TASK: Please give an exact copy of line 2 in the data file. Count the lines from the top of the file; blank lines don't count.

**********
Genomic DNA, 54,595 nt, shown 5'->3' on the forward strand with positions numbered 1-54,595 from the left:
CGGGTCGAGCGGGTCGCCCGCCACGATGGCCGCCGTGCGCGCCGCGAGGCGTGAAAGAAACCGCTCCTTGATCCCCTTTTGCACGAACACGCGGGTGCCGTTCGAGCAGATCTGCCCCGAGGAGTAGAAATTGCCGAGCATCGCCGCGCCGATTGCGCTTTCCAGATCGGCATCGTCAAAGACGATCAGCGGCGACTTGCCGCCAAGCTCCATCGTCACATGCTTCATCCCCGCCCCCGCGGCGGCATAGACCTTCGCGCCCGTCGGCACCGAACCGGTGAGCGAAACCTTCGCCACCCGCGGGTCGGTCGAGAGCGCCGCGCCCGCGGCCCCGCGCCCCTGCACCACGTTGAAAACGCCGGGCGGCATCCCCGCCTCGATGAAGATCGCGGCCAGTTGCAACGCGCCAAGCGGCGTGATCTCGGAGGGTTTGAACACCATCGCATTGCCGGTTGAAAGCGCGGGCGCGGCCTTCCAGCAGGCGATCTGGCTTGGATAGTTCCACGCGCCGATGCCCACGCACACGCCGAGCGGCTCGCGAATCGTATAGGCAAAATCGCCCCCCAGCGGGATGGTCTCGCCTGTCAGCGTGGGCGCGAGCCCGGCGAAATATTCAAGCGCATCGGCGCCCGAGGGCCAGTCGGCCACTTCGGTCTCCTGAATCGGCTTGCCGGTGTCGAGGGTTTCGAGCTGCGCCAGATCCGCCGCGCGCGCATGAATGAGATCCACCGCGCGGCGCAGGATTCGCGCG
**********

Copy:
CGGGTCGAGCGGGTCGCCCGCCACGATGGCCGCCGTGCGCGCCGCGAGGCGTGAAAGAAACCGCTCCTTGATCCCCTTTTGCACGAACACGCGGGTGCCGTTCGAGCAGATCTGCCCCGAGGAGTAGAAATTGCCGAGCATCGCCGCGCCGATTGCGCTTTCCAGATCGGCATCGTCAAAGACGATCAGCGGCGACTTGCCGCCAAGCTCCATCGTCACATGCTTCATCCCCGCCCCCGCGGCGGCATAGACCTTCGCGCCCGTCGGCACCGAACCGGTGAGCGAAACCTTCGCCACCCGCGGGTCGGTCGAGAGCGCCGCGCCCGCGGCCCCGCGCCCCTGCACCACGTTGAAAACGCCGGGCGGCATCCCCGCCTCGATGAAGATCGCGGCCAGTTGCAACGCGCCAAGCGGCGTGATCTCGGAGGGTTTGAACACCATCGCATTGCCGGTTGAAAGCGCGGGCGCGGCCTTCCAGCAGGCGATCTGGCTTGGATAGTTCCACGCGCCGATGCCCACGCACACGCCGAGCGGCTCGCGAATCGTATAGGCAAAATCGCCCCCCAGCGGGATGGTCTCGCCTGTCAGCGTGGGCGCGAGCCCGGCGAAATATTCAAGCGCATCGGCGCCCGAGGGCCAGTCGGCCACTTCGGTCTCCTGAATCGGCTTGCCGGTGTCGAGGGTTTCGAGCTGCGCCAGATCCGCCGCGCGCGCATGAATGAGATCCACCGCGCGGCGCAGGATTCGCGCG